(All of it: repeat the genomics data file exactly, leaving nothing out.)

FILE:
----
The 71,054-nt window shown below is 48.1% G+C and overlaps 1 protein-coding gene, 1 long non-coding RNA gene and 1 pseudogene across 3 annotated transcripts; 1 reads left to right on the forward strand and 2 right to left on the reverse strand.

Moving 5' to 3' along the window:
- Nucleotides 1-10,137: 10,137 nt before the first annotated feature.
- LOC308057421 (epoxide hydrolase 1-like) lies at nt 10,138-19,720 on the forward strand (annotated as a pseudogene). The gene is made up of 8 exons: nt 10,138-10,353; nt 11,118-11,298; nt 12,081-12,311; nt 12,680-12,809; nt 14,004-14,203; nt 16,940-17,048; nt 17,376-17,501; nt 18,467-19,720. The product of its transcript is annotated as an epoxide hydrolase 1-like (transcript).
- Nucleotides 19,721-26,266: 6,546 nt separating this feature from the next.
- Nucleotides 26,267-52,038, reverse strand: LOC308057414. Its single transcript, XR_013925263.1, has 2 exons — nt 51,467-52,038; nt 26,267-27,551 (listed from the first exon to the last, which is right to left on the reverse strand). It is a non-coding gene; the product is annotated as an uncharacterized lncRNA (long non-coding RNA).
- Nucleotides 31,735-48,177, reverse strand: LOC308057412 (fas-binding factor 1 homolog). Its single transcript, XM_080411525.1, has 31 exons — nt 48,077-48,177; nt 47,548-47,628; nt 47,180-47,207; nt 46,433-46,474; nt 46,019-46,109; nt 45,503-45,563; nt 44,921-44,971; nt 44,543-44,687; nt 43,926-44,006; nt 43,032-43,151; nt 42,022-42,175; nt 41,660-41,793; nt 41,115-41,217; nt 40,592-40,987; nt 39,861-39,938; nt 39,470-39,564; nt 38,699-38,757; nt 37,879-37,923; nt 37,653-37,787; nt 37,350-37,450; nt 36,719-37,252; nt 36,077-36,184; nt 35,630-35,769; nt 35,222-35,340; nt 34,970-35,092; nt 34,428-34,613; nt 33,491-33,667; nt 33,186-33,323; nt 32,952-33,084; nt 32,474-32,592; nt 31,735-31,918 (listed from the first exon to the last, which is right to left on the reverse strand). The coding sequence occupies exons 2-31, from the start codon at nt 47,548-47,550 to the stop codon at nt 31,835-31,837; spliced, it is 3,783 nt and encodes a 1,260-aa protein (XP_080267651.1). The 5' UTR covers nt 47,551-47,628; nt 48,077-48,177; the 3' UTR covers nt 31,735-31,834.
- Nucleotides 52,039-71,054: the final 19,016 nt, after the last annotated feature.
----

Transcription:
The 71,054-nt window shown below is 48.1% G+C and overlaps 1 protein-coding gene, 1 long non-coding RNA gene and 1 pseudogene across 3 annotated transcripts; 1 reads left to right on the forward strand and 2 right to left on the reverse strand.

Moving 5' to 3' along the window:
- Nucleotides 1-10,137: 10,137 nt before the first annotated feature.
- LOC308057421 (epoxide hydrolase 1-like) lies at nt 10,138-19,720 on the forward strand (annotated as a pseudogene). The gene is made up of 8 exons: nt 10,138-10,353; nt 11,118-11,298; nt 12,081-12,311; nt 12,680-12,809; nt 14,004-14,203; nt 16,940-17,048; nt 17,376-17,501; nt 18,467-19,720. The product of its transcript is annotated as an epoxide hydrolase 1-like (transcript).
- Nucleotides 19,721-26,266: 6,546 nt separating this feature from the next.
- Nucleotides 26,267-52,038, reverse strand: LOC308057414. Its single transcript, XR_013925263.1, has 2 exons — nt 51,467-52,038; nt 26,267-27,551 (listed from the first exon to the last, which is right to left on the reverse strand). It is a non-coding gene; the product is annotated as an uncharacterized lncRNA (long non-coding RNA).
- Nucleotides 31,735-48,177, reverse strand: LOC308057412 (fas-binding factor 1 homolog). Its single transcript, XM_080411525.1, has 31 exons — nt 48,077-48,177; nt 47,548-47,628; nt 47,180-47,207; nt 46,433-46,474; nt 46,019-46,109; nt 45,503-45,563; nt 44,921-44,971; nt 44,543-44,687; nt 43,926-44,006; nt 43,032-43,151; nt 42,022-42,175; nt 41,660-41,793; nt 41,115-41,217; nt 40,592-40,987; nt 39,861-39,938; nt 39,470-39,564; nt 38,699-38,757; nt 37,879-37,923; nt 37,653-37,787; nt 37,350-37,450; nt 36,719-37,252; nt 36,077-36,184; nt 35,630-35,769; nt 35,222-35,340; nt 34,970-35,092; nt 34,428-34,613; nt 33,491-33,667; nt 33,186-33,323; nt 32,952-33,084; nt 32,474-32,592; nt 31,735-31,918 (listed from the first exon to the last, which is right to left on the reverse strand). The coding sequence occupies exons 2-31, from the start codon at nt 47,548-47,550 to the stop codon at nt 31,835-31,837; spliced, it is 3,783 nt and encodes a 1,260-aa protein (XP_080267651.1). The 5' UTR covers nt 47,551-47,628; nt 48,077-48,177; the 3' UTR covers nt 31,735-31,834.
- Nucleotides 52,039-71,054: the final 19,016 nt, after the last annotated feature.